Help me with my montessori crisis! - Mothering Forums

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Old 07-24-2003, 01:21 PM - Thread Starter
 
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Some background -- I am a student and apprentice midwife; I need on-call, full-time childcare (my son goes to daycare for about 20-30 hours per week on average, but babies come anytime they want!). My son's family daycare provider told me yesterday that she is dissolving the daycare in 5 weeks. EEK! I had been thinking for some time that I wanted to find a more enriching environment for him (the dcp was loving, but getting burned out, there was lots of tv and repetitive activities).

I have been calling around to various preschools/day care centers and have appointments to look at two montessori schools. But I am in a bit of a crisis about them being too academic, and about the focus on individual work. My son is super-social and loves group play, and I want, most of all to find a place where he will be happy and excited about all of the great stuff he gets to do all day. A warm, caring, relationship with the teachers would be important too. For practical reasons, I like the fact that they run 9-3 (about when I am in school) but have drop-in childcare from 7:30-6.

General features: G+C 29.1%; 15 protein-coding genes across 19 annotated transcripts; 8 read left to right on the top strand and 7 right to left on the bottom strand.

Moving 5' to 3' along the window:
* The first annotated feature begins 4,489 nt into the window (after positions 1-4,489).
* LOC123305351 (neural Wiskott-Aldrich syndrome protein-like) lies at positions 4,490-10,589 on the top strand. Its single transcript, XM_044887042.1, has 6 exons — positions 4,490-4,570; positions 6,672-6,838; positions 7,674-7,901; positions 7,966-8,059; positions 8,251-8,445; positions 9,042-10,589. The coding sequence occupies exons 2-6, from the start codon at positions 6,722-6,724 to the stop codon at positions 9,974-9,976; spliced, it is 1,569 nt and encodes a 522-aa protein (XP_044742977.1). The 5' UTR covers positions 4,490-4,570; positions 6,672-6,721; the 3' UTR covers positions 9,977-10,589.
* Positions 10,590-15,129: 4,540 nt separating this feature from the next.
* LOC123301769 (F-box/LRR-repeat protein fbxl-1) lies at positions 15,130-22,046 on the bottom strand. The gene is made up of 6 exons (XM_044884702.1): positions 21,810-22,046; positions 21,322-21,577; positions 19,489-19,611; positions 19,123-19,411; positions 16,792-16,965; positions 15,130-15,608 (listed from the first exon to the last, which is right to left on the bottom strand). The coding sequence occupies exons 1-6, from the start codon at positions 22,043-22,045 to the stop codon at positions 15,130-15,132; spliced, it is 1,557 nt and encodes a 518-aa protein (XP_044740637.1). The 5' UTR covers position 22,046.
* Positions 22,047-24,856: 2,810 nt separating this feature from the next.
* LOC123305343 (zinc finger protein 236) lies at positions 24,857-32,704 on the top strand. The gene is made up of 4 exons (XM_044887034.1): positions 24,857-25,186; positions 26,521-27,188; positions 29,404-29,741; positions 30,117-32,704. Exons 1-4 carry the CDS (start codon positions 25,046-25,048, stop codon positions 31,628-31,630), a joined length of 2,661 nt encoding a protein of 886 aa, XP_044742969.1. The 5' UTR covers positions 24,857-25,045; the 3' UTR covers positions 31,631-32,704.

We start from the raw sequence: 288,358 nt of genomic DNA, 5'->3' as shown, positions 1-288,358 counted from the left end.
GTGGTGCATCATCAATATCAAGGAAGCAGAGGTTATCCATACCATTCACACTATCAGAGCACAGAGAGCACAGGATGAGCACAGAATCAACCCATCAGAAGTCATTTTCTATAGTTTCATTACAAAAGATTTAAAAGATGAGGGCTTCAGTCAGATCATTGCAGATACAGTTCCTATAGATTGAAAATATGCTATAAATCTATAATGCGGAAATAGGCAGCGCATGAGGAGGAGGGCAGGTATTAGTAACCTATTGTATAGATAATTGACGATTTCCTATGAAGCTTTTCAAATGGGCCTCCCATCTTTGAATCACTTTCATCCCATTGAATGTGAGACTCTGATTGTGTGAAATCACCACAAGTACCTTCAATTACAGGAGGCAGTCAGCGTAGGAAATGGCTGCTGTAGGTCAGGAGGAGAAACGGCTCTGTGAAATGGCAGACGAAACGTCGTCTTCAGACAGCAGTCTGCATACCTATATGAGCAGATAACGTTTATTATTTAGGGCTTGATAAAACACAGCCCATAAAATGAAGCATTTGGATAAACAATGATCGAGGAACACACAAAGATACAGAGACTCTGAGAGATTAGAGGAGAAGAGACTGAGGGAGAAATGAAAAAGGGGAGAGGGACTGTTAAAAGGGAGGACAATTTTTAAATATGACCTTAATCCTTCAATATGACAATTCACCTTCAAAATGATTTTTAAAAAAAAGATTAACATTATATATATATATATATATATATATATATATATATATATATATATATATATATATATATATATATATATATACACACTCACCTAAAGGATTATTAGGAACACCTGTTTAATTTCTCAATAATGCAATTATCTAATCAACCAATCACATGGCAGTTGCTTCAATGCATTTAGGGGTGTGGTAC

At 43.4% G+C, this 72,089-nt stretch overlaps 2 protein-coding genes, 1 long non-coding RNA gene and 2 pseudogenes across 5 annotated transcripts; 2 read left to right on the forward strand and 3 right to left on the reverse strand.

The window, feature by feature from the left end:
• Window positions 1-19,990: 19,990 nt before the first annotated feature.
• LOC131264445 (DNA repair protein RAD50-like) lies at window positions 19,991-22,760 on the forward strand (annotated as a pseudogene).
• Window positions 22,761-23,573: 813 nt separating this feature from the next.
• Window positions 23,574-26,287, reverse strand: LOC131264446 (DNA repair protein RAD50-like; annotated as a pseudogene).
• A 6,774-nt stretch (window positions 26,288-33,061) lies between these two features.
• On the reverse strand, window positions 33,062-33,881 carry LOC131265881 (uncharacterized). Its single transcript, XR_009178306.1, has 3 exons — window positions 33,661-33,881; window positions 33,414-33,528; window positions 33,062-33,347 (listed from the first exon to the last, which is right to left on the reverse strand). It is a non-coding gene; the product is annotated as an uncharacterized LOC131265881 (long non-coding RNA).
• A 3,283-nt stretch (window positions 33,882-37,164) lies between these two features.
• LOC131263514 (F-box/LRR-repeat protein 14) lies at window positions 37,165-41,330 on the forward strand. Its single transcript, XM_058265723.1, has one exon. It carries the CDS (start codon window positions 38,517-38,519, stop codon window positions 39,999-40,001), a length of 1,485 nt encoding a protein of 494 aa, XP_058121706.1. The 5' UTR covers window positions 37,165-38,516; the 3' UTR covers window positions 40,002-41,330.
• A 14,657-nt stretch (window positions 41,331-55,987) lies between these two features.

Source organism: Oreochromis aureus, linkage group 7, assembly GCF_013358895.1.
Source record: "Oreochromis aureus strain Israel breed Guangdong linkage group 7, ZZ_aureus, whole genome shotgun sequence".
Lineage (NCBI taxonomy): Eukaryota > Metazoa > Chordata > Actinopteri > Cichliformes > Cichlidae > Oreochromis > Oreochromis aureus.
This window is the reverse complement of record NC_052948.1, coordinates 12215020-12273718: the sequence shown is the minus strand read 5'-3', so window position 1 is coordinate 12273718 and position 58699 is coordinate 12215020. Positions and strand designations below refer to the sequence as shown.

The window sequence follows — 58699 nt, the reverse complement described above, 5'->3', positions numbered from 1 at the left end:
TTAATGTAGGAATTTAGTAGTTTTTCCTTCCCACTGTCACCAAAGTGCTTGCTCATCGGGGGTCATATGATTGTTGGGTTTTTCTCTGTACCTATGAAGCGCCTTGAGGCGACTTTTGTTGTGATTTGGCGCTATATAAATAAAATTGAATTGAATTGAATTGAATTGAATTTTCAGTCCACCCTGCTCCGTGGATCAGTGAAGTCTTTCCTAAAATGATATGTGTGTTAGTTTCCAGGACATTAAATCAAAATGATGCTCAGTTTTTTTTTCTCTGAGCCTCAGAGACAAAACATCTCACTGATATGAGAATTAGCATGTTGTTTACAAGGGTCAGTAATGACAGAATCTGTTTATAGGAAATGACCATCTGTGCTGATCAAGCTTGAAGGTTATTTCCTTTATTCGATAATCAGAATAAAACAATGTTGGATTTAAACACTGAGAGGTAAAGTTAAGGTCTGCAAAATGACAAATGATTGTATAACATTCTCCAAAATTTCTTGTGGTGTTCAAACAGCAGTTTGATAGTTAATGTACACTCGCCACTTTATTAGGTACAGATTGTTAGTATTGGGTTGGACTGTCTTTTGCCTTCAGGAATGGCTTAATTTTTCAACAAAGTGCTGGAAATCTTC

Can someone with experience with montessori/preschool reassure me? How have your kids responded to montessori schools? What do you like/dislike about them? My son is 3.5, bright, funny, very active.

Thanks,

D.

Stacia -- intrepid mama, midwife, and doula. Changing the world one 'zine at a time.
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Old 07-25-2003, 01:05 AM
 
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My daughter has attended montessori for two years. She will be 5 this september, and will be in their kindergarden program.
I do not think that montessori stresses individual work as much as child-led learning. So rather than the teacher telling the class what they are going to do, and everybody doing the same activity, the children spend a large amount of the day selecting their own work. But at my daughter's school, students frequently complete work together, in small groups. Or they might sit at the same table and socialize while completing their work. Additionally, for her 3 hour class, there are two circle times that all the children attend together, plus music and gym class each week, plus an outside play time every day. There might be more social time than you are expecting!!

We have been fairly happy with our school. There are a few things about montessori that I was not perfectly happy with. There is a strong emphasis placed on the children developing independence. This does not sound so bad, except at times (especially when Harmony was younger), I felt that she was pushed to become more independent than she was ready for at the time. I will admit that dd is much less independent than other children her age, but the push for independence caused problems at times. However, I LOVED how they handled the problems...tons of positive reinforcement, and using natural/logical consequences rather than a punishment focused approach.